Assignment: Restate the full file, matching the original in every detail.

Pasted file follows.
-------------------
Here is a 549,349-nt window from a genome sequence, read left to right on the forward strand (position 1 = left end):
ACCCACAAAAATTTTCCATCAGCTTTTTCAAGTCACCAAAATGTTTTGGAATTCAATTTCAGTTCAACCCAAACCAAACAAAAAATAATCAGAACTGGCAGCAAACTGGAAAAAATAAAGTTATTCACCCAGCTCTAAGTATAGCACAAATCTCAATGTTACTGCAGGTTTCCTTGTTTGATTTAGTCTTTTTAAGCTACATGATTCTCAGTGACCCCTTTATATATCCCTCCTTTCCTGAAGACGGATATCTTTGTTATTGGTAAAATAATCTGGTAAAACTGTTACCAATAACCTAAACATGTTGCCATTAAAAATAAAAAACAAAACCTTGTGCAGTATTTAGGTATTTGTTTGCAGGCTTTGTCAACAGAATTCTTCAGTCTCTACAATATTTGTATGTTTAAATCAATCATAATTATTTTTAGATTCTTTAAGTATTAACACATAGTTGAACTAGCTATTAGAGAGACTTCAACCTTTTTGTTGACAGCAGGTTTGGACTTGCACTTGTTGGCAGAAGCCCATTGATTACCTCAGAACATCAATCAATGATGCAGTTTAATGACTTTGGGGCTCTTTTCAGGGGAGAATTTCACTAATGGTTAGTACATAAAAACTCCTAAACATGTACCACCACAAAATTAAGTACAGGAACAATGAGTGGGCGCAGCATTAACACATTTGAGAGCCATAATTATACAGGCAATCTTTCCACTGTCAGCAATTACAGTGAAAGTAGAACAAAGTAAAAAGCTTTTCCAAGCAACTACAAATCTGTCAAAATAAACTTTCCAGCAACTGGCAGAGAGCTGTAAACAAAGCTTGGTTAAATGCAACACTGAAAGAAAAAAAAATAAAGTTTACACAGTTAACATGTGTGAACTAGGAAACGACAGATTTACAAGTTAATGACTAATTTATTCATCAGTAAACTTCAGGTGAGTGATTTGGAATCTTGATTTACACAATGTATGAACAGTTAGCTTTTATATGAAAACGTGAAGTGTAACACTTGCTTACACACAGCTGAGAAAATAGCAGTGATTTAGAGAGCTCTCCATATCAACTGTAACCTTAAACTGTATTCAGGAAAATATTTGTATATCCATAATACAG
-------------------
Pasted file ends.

Here is a 549,349-nt window from a genome sequence, read left to right on the forward strand (position 1 = left end):
ACCCACAAAAATTTTCCATCAGCTTTTTCAAGTCACCAAAATGTTTTGGAATTCAATTTCAGTTCAACCCAAACCAAACAAAAAATAATCAGAACTGGCAGCAAACTGGAAAAAATAAAGTTATTCACCCAGCTCTAAGTATAGCACAAATCTCAATGTTACTGCAGGTTTCCTTGTTTGATTTAGTCTTTTTAAGCTACATGATTCTCAGTGACCCCTTTATATATCCCTCCTTTCCTGAAGACGGATATCTTTGTTATTGGTAAAATAATCTGGTAAAACTGTTACCAATAACCTAAACATGTTGCCATTAAAAATAAAAAACAAAACCTTGTGCAGTATTTAGGTATTTGTTTGCAGGCTTTGTCAACAGAATTCTTCAGTCTCTACAATATTTGTATGTTTAAATCAATCATAATTATTTTTAGATTCTTTAAGTATTAACACATAGTTGAACTAGCTATTAGAGAGACTTCAACCTTTTTGTTGACAGCAGGTTTGGACTTGCACTTGTTGGCAGAAGCCCATTGATTACCTCAGAACATCAATCAATGATGCAGTTTAATGACTTTGGGGCTCTTTTCAGGGGAGAATTTCACTAATGGTTAGTACATAAAAACTCCTAAACATGTACCACCACAAAATTAAGTACAGGAACAATGAGTGGGCGCAGCATTAACACATTTGAGAGCCATAATTATACAGGCAATCTTTCCACTGTCAGCAATTACAGTGAAAGTAGAACAAAGTAAAAAGCTTTTCCAAGCAACTACAAATCTGTCAAAATAAACTTTCCAGCAACTGGCAGAGAGCTGTAAACAAAGCTTGGTTAAATGCAACACTGAAAGAAAAAAAAATAAAGTTTACACAGTTAACATGTGTGAACTAGGAAACGACAGATTTACAAGTTAATGACTAATTTATTCATCAGTAAACTTCAGGTGAGTGATTTGGAATCTTGATTTACACAATGTATGAACAGTTAGCTTTTATATGAAAACGTGAAGTGTAACACTTGCTTACACACAGCTGAGAAAATAGCAGTGATTTAGAGAGCTCTCCATATCAACTGTAACCTTAAACTGTATTCAGGAAAATATTTGTATATCCATAATACAG